Costlier Cars and Lost Jobs Give Trump Ammo to Ease RulesBy
Mileage standards need fine-tuning, carmaker-funded study says
Report projects more than $1,800 premium for consumers in 2025
As President Donald Trump weighs easing U.S. fuel-economy rules, an automaker-funded study offered support based on looming cost increases for consumers and a short-term drop in industry employment.
Consumers may pay an average premium of more than $1,800 per vehicle by 2025 due to tougher fuel economy and emissions targets, according the Indiana University study, which was conducted over 18 months and funded by the Alliance of Automobile Manufacturers. Employment losses will peak at about 150,000 in 2021, as consumers will shy away from buying costlier cars and trucks, said John Graham, a co-author of the study.
“Our findings don’t call into question the need for regulation but we found that the federal requirements need to be fine-tuned,” Graham said in a statement. “Due to unexpectedly low gas prices and tepid demand for electric and hybrid vehicles, the standards will have greater economic impact than envisioned when they were developed.”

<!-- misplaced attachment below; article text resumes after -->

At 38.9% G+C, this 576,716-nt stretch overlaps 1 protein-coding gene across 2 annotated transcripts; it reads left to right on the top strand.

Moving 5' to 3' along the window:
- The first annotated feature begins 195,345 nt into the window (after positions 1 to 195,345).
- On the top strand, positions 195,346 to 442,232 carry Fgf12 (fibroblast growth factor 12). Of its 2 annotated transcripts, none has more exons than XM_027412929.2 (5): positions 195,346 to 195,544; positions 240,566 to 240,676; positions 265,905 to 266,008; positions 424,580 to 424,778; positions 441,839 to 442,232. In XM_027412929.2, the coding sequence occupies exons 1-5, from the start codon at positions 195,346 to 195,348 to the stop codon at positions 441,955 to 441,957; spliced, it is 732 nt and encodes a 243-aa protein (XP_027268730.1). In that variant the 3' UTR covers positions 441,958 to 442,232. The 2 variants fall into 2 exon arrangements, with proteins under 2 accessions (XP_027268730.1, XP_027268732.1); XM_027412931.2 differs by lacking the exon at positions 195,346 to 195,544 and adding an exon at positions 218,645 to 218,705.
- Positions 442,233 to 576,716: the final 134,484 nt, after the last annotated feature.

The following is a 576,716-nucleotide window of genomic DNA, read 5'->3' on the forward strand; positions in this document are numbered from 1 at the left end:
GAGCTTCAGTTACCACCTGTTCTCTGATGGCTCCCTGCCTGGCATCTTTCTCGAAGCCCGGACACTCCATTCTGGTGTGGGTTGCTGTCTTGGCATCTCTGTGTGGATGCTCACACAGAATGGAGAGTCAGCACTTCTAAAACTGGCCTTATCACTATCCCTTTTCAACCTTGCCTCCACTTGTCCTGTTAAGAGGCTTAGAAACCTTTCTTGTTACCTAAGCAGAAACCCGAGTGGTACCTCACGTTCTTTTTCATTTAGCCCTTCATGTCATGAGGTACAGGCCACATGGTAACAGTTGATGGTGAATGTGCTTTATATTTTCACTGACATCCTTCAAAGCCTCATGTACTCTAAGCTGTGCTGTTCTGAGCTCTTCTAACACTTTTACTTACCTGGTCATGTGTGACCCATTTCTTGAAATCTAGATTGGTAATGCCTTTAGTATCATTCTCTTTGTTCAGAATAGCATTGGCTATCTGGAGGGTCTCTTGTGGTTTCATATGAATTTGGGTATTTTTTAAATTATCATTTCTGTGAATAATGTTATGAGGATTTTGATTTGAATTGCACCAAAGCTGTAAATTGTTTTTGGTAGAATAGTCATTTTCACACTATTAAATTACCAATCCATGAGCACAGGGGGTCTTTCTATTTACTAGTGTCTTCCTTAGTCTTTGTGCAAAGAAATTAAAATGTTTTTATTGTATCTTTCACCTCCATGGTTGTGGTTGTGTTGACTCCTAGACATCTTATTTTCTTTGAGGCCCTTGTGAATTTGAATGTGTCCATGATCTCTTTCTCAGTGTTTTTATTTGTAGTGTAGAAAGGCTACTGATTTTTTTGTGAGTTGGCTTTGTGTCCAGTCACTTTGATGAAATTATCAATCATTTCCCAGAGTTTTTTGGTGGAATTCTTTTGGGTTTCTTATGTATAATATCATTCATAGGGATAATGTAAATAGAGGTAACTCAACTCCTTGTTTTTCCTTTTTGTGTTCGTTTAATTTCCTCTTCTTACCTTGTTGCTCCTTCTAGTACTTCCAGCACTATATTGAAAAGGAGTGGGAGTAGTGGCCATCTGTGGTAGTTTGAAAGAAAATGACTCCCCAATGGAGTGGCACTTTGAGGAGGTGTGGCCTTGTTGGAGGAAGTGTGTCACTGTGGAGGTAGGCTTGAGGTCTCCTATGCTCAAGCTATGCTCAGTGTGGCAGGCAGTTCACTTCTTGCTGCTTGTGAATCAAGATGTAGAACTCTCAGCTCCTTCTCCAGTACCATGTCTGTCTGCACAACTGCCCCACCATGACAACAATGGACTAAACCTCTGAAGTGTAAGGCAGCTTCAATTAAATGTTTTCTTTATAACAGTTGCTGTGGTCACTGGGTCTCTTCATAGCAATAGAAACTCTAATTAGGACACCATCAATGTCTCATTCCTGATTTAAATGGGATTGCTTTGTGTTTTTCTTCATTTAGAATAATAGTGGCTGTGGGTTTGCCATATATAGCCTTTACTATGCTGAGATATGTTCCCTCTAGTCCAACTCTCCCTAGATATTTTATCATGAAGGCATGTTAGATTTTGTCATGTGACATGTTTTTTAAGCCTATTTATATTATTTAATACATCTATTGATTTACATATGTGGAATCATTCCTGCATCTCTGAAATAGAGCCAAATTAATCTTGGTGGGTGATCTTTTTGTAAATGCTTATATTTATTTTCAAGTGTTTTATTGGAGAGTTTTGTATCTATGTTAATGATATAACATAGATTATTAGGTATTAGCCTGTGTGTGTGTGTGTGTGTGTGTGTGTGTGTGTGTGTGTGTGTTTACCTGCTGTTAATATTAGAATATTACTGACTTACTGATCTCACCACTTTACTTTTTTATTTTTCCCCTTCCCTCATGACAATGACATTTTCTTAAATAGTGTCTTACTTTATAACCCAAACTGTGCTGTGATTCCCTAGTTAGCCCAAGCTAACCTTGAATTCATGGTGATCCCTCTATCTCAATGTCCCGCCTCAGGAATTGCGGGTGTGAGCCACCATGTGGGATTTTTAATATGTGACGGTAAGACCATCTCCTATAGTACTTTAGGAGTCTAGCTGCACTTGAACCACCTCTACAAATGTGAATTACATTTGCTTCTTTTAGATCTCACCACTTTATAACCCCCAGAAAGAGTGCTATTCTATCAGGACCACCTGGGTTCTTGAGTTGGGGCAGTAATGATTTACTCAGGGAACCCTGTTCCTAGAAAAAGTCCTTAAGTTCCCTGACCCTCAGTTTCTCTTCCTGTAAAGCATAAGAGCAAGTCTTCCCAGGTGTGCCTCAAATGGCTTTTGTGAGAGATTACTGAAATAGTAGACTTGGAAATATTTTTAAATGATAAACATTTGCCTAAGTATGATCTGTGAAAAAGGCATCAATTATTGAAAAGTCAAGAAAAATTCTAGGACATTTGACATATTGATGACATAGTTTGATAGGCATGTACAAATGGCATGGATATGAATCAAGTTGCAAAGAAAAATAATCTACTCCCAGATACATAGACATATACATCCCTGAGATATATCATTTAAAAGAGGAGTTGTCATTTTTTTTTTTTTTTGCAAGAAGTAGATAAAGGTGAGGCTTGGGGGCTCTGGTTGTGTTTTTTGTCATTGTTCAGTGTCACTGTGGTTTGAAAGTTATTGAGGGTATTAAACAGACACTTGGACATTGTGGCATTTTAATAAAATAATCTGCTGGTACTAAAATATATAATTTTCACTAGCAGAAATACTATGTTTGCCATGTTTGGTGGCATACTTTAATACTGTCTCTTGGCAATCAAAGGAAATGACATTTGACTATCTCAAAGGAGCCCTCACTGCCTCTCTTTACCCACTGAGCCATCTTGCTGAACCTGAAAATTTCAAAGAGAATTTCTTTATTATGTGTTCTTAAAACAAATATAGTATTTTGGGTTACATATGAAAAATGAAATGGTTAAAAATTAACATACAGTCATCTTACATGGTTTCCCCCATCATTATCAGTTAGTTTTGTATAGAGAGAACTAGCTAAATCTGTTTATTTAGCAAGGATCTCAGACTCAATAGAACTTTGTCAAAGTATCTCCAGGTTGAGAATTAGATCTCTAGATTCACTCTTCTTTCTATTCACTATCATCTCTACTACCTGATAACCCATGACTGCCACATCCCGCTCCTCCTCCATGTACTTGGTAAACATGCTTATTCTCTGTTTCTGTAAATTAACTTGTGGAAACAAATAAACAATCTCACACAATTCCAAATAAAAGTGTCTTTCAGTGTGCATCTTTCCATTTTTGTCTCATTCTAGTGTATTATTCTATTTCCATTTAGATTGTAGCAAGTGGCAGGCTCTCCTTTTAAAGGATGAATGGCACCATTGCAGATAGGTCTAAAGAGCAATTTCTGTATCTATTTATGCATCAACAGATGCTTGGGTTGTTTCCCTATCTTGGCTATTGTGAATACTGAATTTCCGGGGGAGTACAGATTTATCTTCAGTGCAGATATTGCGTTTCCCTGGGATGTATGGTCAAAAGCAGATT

The study adds to the brewing debate over fuel economy standards that’s intensified as the Trump administration considers revoking a decision to leave intact rules aimed at curbing vehicle emissions through 2025. Eighteen automakers asked Trump last month to reinstate an evaluation of the rules, and Ford Motor Co. Chief Executive Mark Fields warned in January that about 1 million U.S. jobs are at risk if standards aren’t aligned with market realities.
About a third of the initial job losses would be concentrated in a five-state area near the Great Lakes. The short-term pain will eventually give way to longer term benefits from consumers saving more at the pump, the study found. The U.S. may end up with a net gain of about 150,000 jobs by 2031, Graham said in a phone interview.
The Indiana University report recommends several ways lawmakers could reorganize fuel-economy regulations, including by commissioning an independent assessment of California’s requirements that automakers produce and sell zero-emission vehicles. The state’s program fails to curb much fuel consumption nationwide because manufacturers earn federal credits that make it easier to sell gas guzzlers elsewhere in the U.S., Graham said.
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